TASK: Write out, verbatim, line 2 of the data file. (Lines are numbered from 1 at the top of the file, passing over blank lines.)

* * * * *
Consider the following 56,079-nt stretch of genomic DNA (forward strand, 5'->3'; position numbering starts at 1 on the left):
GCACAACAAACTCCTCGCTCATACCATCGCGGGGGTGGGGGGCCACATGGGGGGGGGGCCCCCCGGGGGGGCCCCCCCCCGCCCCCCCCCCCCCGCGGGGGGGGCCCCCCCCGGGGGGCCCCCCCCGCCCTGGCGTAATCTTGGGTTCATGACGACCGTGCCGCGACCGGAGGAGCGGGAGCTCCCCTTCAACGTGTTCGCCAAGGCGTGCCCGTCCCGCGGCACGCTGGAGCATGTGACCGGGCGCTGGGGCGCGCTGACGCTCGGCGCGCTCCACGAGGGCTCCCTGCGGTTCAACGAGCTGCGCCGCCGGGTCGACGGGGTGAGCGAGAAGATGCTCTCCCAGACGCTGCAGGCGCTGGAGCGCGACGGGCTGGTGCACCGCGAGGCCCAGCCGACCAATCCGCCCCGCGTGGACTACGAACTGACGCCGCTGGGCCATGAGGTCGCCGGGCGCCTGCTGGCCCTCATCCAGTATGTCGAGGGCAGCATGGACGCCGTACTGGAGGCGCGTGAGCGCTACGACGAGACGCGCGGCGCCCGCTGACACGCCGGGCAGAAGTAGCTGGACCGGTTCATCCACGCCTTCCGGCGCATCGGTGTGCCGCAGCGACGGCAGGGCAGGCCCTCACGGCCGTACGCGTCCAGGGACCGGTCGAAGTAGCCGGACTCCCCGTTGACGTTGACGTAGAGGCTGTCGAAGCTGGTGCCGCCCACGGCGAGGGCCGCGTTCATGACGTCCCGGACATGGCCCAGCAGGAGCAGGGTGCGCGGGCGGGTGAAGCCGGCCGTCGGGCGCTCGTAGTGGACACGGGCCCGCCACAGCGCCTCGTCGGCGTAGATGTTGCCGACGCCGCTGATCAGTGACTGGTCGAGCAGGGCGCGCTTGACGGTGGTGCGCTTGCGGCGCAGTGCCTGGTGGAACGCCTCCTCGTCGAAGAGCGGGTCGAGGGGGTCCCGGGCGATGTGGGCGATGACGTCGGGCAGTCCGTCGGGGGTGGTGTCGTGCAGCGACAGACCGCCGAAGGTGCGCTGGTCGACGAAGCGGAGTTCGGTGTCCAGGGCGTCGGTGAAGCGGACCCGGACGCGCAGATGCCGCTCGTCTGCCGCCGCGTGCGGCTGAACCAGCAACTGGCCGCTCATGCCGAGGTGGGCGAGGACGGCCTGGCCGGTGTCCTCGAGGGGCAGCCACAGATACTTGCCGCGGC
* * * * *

GCACAACAAACTCCTCGCTCATACCATCGCGGGGGTGGGGGGCCACATGGGGGGGGGGCCCCCCGGGGGGGCCCCCCCCCGCCCCCCCCCCCCCGCGGGGGGGGCCCCCCCCGGGGGGCCCCCCCCGCCCTGGCGTAATCTTGGGTTCATGACGACCGTGCCGCGACCGGAGGAGCGGGAGCTCCCCTTCAACGTGTTCGCCAAGGCGTGCCCGTCCCGCGGCACGCTGGAGCATGTGACCGGGCGCTGGGGCGCGCTGACGCTCGGCGCGCTCCACGAGGGCTCCCTGCGGTTCAACGAGCTGCGCCGCCGGGTCGACGGGGTGAGCGAGAAGATGCTCTCCCAGACGCTGCAGGCGCTGGAGCGCGACGGGCTGGTGCACCGCGAGGCCCAGCCGACCAATCCGCCCCGCGTGGACTACGAACTGACGCCGCTGGGCCATGAGGTCGCCGGGCGCCTGCTGGCCCTCATCCAGTATGTCGAGGGCAGCATGGACGCCGTACTGGAGGCGCGTGAGCGCTACGACGAGACGCGCGGCGCCCGCTGACACGCCGGGCAGAAGTAGCTGGACCGGTTCATCCACGCCTTCCGGCGCATCGGTGTGCCGCAGCGACGGCAGGGCAGGCCCTCACGGCCGTACGCGTCCAGGGACCGGTCGAAGTAGCCGGACTCCCCGTTGACGTTGACGTAGAGGCTGTCGAAGCTGGTGCCGCCCACGGCGAGGGCCGCGTTCATGACGTCCCGGACATGGCCCAGCAGGAGCAGGGTGCGCGGGCGGGTGAAGCCGGCCGTCGGGCGCTCGTAGTGGACACGGGCCCGCCACAGCGCCTCGTCGGCGTAGATGTTGCCGACGCCGCTGATCAGTGACTGGTCGAGCAGGGCGCGCTTGACGGTGGTGCGCTTGCGGCGCAGTGCCTGGTGGAACGCCTCCTCGTCGAAGAGCGGGTCGAGGGGGTCCCGGGCGATGTGGGCGATGACGTCGGGCAGTCCGTCGGGGGTGGTGTCGTGCAGCGACAGACCGCCGAAGGTGCGCTGGTCGACGAAGCGGAGTTCGGTGTCCAGGGCGTCGGTGAAGCGGACCCGGACGCGCAGATGCCGCTCGTCTGCCGCCGCGTGCGGCTGAACCAGCAACTGGCCGCTCATGCCGAGGTGGGCGAGGACGGCCTGGCCGGTGTCCTCGAGGGGCAGCCACAGATACTTGCCGCGGC